1 Peter 1:13-16

'Therefore, preparing your minds for action, and being sober-minded, set your hope fully on the grace that will be brought to you at the revelation of Jesus Christ.  As obedient children, do not be conformed to the passions of your former ignorance, but as he who called you is holy, you also be holy in all your conduct, since it is written,
‘You shall be holy, for I am holy.’
1 Peter 1:13-16
I will never forget the moment I learned that two friends of mine, high school classmates, were hit by a drunk driver as he was coming home from a bar. One friend died immediately; the other’s life was forever changed. Too much alcohol can soften inhibitions, blur judgment, and cloud our thoughts. Under its influence, people can’t be trusted to walk a straight line, much less drive a vehicle. Too much alcohol slurs speech, runs red lights, fuels anger, destroys relationships, and ends lives.

In this passage, Peter calls his brothers and sisters in Christ, both then and now, to prepare our minds for action and to be sober-minded. He understands, like Paul, our need for clear and energetic thinking. He realizes the importance of ‘taking every thought captive to obey Christ’ (2 Cor. 10:5), and he draws a direct connection between our thought patterns, our emotions, and our behavior.

Even secular authors, neuroscientists, and psychologists capitalize on this connection with bestsellers on amazon.com about the power of positive thinking, mastering our minds, or getting out of our own heads. But as is so often the case, these are not groundbreaking ideas, but ideas grounded in the ancient wisdom of the Word of God.

Our state of mind and the condition of our hearts drive our behavior, for ‘out of the abundance of the heart, the mouth speaks’ (Matthew 12:34) and from our hearts come our very worst behaviors, such as immorality, theft, murder and adultery (Mark 7:21-22). Peter challenges us not to be conformed to the passions of our former ignorance, not to be slaves to our sin nature, but to be holy in our conduct, as God who called us is holy. But ‘there is none holy like the Lord, no rock like our God’ (Samuel 2:2). God is uniquely set apart, ‘majestic in holiness, awesome in glorious deeds, doing wonders’ (Exodus 15:11). We cannot be this kind of holy.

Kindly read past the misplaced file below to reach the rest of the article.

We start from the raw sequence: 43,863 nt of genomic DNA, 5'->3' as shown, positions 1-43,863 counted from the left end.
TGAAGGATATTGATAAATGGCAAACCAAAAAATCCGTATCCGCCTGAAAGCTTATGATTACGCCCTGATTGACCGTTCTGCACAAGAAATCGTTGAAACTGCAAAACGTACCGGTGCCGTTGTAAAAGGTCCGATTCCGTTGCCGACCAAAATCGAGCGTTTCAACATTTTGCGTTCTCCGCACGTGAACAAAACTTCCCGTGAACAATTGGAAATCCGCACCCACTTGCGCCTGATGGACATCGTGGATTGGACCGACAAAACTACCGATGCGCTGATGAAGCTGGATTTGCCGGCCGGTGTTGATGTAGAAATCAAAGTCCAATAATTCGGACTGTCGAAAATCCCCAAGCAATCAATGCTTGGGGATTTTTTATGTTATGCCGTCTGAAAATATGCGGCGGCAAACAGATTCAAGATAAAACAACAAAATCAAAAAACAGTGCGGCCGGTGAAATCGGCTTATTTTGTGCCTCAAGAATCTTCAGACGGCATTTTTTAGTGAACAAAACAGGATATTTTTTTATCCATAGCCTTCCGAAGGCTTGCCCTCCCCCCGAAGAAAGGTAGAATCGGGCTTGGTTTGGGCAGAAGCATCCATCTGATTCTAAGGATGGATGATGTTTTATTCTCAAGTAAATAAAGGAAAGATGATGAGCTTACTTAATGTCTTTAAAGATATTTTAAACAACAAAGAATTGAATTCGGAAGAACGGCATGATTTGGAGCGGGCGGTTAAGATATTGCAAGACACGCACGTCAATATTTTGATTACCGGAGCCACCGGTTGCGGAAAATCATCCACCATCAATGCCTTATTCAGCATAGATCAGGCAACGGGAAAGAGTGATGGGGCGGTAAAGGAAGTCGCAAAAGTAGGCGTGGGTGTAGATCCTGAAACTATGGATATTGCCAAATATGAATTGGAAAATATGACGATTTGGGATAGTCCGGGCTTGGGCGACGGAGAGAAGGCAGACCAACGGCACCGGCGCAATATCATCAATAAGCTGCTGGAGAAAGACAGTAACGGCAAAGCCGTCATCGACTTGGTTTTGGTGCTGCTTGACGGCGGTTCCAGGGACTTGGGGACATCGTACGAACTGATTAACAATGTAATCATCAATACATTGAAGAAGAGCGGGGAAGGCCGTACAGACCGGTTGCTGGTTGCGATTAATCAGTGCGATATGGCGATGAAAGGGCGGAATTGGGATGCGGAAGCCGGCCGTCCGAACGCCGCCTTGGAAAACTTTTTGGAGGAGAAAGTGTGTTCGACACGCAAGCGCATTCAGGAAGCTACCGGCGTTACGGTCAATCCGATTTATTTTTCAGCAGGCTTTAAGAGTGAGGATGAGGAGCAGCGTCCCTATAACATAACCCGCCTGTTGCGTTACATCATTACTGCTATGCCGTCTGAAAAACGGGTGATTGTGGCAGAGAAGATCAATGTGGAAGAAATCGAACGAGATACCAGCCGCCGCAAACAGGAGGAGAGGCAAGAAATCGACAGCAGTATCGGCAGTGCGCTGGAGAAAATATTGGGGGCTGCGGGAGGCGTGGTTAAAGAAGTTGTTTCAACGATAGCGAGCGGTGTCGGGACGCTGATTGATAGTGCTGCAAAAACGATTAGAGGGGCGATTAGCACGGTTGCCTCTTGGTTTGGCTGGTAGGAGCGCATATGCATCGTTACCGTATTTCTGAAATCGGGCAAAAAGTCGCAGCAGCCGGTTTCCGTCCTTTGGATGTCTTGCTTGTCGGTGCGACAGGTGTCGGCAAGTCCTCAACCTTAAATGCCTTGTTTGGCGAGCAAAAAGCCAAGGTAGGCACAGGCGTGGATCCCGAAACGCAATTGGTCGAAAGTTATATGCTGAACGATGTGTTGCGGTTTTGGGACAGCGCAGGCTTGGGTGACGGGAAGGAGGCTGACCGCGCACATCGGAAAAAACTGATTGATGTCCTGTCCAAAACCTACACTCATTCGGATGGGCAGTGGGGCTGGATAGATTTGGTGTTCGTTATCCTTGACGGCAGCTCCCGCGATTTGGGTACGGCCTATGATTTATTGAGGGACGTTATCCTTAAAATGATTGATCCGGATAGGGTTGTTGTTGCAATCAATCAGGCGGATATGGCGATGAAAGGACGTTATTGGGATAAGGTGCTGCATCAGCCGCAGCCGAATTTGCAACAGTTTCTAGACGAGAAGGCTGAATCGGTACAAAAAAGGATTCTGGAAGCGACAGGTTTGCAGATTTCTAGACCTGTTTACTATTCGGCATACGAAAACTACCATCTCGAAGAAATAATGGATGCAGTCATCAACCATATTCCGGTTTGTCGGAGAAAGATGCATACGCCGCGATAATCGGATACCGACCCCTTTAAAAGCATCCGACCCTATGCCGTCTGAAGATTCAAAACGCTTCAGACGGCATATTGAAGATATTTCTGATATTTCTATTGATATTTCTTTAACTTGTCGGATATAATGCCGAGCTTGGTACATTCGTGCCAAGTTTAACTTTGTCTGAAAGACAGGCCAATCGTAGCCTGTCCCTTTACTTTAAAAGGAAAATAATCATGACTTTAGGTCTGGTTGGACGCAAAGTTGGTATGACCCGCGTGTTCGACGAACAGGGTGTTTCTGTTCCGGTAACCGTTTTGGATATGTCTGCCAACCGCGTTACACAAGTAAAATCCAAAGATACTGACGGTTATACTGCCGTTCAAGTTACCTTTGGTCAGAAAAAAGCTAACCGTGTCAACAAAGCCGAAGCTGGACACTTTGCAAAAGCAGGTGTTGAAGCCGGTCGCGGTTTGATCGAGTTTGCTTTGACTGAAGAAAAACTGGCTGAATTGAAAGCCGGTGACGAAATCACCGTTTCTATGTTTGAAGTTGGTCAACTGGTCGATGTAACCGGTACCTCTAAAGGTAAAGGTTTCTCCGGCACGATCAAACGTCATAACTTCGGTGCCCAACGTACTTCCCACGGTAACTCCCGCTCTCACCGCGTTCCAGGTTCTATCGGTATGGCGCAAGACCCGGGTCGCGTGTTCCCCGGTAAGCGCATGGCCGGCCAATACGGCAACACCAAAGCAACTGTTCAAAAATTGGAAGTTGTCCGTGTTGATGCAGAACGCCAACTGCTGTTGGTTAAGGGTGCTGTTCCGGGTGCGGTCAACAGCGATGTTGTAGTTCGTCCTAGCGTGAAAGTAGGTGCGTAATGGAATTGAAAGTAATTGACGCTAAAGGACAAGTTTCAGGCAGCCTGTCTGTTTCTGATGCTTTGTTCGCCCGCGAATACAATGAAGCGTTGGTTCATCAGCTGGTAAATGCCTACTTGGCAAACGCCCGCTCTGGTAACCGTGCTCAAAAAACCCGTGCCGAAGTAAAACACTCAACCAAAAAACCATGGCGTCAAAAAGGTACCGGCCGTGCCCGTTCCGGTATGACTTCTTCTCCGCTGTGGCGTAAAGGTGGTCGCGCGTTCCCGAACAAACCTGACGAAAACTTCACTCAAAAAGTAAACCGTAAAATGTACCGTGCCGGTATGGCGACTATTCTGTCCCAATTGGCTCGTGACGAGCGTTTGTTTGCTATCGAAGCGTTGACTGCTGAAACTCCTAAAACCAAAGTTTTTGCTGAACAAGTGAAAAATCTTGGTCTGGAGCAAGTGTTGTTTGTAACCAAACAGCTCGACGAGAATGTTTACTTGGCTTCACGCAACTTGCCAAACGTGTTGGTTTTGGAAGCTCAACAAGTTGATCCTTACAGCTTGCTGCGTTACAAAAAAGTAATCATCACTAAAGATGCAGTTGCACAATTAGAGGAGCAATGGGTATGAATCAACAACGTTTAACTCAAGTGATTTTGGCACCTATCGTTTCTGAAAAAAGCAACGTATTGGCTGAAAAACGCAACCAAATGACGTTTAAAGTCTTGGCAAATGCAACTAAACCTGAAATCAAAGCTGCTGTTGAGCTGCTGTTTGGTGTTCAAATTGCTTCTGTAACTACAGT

Except in Jesus Christ.

If our minds meditate on the truth Peter has outlined at the start of this chapter, namely our salvation in Jesus Christ, an ‘imperishable, undefiled and unfading inheritance,’ then our hearts will fully hope in this grace. And the grace of God teaches us to be holy in our conduct, to renounce worldly passions, to live self-controlled and godly lives (Titus 2:12).

Paul writes it this way in Romans 12, verse 2: ‘Do not be conformed to this world, but be transformed by the renewal of your mind, that by testing you may discern what is the will of God, what is good and acceptable and perfect.’

We can be intoxicated by substances, sensuality, materialism, anxiety, pride, anger, and a thousand other idols that would take residence on the throne of our minds. Or we can meditate on the promises of God, setting our hope fully on the grace that is ours both now and will be fulfilled at the revelation of Jesus Christ.

Questions for Reflection:
  1. Take inventory of your thought life this morning. What consumes your thinking? Are you obsessed with news headlines, reliving an unpleasant conversation, longing for something you wish you had, drowning in worry, seething in anger? Take time this morning to confess your sins and to offer up your needs and desires to God in prayer.
  2. For further study of what it means to ‘not conform to passions of former ignorance,’ read Paul’s letter in Colossians 3:1-17, considering how we are to ‘put off the old self’ and to put on love instead.
Rebecca Janni | Author

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